When You’re Casual Around Hardcores




This week there was a drama breakout on our guild’s forums that perfectly illustrated the line between casual and hardcore. What started as an innocent application to go from social member to raider turned into a very direct exchange that didn’t mince words and ended with some colorful profanity.

As I read I saw that there was a clear breakdown in expectations. (I also saw that an application can sound great but cover up quite a few blemishes.)

Since I joined this guild, the individual in question has been on whenever I tend to log on, and we were good chums. I saw they were ranked “Social”, so I assumed they had friends here and simply enjoyed the environment. Hey, who wouldn’t like being surrounded by an all-star team who optimizes their characters down to the last DPS/HPS/TPS and shoots up server ranks on an impossibly-short raiding schedule?

They seemed like they were amiable and nice, and in my mind they epitomized why even the most hardcore of guilds have social ranks in the first place- because when you get a bunch of “srs bsns” together it can really put a damper on a guild’s atmosphere. (Imagine the world’s chess prodigies held a party. These people probably rank similarly on the “srs bsns” scale. While they are definitely not going to win awards for “World’s Most Epic Party”, there’s no denying when these people are brought together some awesome chess will happen. But mirrored personalities and attitudes a good environment does not make.)




So I go on my merry way. Then I log in today to see that said social member applied to join our raiding team. They wrote an impressive and well thought-out application. If I was an Officer, I’d have had a difficult time denying them entry.

But then our guild’s Officers brought up where the application didn’t match with their experiences. For one, the applicant had only been playing his character for 2 weeks (even though he had a varied raid history, probably on an ex-main). They had prior issues competing in DPS. There was ample history of this player having a lack of raid awareness. These things brought up in the breakdown, but nonexistent in the initial application, made them look much less attractive. The Officers also laid out the fact they had very high expectations for this character’s performance because our current roster had ample raiders for their class, and given their gear and experience they doubted it would be a fair trial experience.

Then shit broke down.

First, the person responded saying they were being pushed away (mostly by the directness of the Officer’s response). They openly contemplated leaving the guild.

Then another Officer stepped in to explain the reasoning behind the original Officer’s message. Nobody was trying to demean or offend the social member. It’s just in a guild with high expectations of all its raiders, applicants need to be “best in class” of their class. Considering said player had only been 80 for 2 weeks and seen very little content (even if he’d dabbled in it with PUGs), playing a new character brings a huge learning curve. There was just too big of a gap to bridge with their gear and experience to realistically join up with our raiders.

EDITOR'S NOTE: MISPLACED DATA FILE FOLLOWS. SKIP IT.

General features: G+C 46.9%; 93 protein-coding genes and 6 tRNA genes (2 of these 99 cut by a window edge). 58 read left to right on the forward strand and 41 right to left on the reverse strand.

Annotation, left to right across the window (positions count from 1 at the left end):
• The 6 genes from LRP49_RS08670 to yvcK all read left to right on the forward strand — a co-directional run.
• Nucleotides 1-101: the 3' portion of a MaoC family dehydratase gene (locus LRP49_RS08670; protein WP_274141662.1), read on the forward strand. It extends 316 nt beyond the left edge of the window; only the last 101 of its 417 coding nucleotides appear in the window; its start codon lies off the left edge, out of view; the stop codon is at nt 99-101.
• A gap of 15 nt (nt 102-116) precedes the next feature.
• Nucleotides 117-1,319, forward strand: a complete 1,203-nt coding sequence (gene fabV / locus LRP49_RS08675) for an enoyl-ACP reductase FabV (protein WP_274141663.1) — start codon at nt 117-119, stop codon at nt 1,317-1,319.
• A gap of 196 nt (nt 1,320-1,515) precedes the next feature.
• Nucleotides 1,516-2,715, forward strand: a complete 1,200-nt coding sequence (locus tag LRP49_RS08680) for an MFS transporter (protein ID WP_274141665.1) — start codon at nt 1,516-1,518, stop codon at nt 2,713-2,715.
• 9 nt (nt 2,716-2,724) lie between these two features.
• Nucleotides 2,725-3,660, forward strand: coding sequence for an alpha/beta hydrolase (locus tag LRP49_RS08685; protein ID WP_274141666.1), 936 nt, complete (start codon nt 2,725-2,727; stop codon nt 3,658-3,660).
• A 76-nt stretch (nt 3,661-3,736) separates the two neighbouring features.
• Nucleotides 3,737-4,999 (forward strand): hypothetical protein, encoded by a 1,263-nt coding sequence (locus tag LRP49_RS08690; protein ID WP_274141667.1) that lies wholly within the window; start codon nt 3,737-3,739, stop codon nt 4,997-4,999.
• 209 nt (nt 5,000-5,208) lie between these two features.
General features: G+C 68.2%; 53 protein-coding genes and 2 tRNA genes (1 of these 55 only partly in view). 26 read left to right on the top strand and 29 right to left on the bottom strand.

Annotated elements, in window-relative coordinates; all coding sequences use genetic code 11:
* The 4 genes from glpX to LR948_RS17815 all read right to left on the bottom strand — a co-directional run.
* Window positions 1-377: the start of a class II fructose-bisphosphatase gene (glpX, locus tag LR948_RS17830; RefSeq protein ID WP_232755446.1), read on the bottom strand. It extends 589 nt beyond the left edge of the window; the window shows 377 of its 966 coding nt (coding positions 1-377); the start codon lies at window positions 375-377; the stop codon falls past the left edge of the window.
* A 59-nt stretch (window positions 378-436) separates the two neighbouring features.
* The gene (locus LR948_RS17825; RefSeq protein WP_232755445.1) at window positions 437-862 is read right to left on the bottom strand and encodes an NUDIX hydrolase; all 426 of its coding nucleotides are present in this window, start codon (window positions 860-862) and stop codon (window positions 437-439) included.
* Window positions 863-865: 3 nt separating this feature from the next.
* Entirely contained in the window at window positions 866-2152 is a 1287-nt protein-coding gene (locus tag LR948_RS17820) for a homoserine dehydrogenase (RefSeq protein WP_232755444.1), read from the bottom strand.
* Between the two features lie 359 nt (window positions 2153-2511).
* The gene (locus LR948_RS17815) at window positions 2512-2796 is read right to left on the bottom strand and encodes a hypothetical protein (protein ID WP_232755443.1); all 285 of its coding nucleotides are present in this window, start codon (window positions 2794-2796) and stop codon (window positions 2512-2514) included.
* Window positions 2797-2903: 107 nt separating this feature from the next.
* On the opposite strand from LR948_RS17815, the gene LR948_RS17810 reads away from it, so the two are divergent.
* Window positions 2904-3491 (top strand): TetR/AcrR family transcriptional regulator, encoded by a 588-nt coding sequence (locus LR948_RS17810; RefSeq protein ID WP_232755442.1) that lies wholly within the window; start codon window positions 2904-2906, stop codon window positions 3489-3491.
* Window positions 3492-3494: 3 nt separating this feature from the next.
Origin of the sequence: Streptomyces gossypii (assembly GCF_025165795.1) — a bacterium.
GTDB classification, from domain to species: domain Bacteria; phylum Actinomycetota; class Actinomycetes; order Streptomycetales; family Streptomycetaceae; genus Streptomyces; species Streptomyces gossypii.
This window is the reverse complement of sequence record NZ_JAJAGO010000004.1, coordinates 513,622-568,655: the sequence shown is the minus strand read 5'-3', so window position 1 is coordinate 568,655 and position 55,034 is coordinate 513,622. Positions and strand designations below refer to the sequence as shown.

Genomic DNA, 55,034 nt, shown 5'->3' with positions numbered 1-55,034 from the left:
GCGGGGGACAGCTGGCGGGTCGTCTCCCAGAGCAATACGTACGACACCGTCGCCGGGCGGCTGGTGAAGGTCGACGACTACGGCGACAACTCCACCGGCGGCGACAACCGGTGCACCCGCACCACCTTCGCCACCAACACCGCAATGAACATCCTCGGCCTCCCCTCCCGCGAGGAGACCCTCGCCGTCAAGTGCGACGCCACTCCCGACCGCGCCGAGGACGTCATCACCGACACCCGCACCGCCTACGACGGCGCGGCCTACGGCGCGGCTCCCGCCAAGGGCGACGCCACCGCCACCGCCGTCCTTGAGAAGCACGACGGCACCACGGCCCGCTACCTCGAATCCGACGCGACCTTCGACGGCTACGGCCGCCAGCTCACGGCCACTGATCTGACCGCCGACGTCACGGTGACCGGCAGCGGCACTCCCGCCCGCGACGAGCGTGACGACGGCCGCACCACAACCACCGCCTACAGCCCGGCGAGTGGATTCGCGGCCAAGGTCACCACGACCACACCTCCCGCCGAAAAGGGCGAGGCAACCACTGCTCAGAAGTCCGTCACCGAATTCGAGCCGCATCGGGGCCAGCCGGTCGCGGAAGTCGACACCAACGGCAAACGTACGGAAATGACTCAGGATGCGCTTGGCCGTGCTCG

In short, if they wanted to raid, they’d have to go about it the old-fashioned way: working their way up through various tiers of raiding guilds. You can imagine how well that answer sat with the member…




The member mentioned that social members are treated as second-class citizens. That the lack of raiding experience and gear was a product of not being included in content the guild did. Then the insults about having no life and only caring about WoW started flying. Things were not pretty.

In the end, the same Officer responded that the guild has no obligation to include or gear up social members. They are in the guild without the expectation of high performance, and a consequence of that is a lack of inclusion. Less pressure = less perks. I’m inclined to agree with this, since a guild really needs a singular vision to get anywhere. To try to be best-in-class at raiding, appease your social members, and keep everything in a delicate balance spells breakdown for one of your goals. This singular-goal mindset is how most serious guilds operate, but it obviously does not sit well with social members when they get pangs for raiding. But associating with high-performers does not make you a high performer. You must earn your merits like everyone else. And if that means you need to climb a ladder most around you have already climbed, then that’s how it goes.

It’s unfortunate we’re probably going to lose this person as a result of this disagreement, and I’ll have one less fun person to chat with. But there’s no way we can meet his expectations and keep the standard of the guild as high as it is (or keep our raid times as short as they are). It’s a necessary evil to ensure we’re on the right path and retaining the right people.

Like a recent college grad intermixed with a handful of seasoned executives, you might bring a new perspective, but you probably don’t have what’s necessary to run a company. The same holds true for casuals around hardcores. But such is life.


  • Beware of good writing skills
  • Believe experience over written words
  • Guilds need a singular vision, even if it loses people (also known as “You can’t please everybody.”)
  • You should tone your responses to your audience (Casuals don’t take to blunt, harsh directness; Hardcores don’t like fluff and smilies)
  • If you’re trying to play with the pros, be mentally prepared to emulate what they went through to get there

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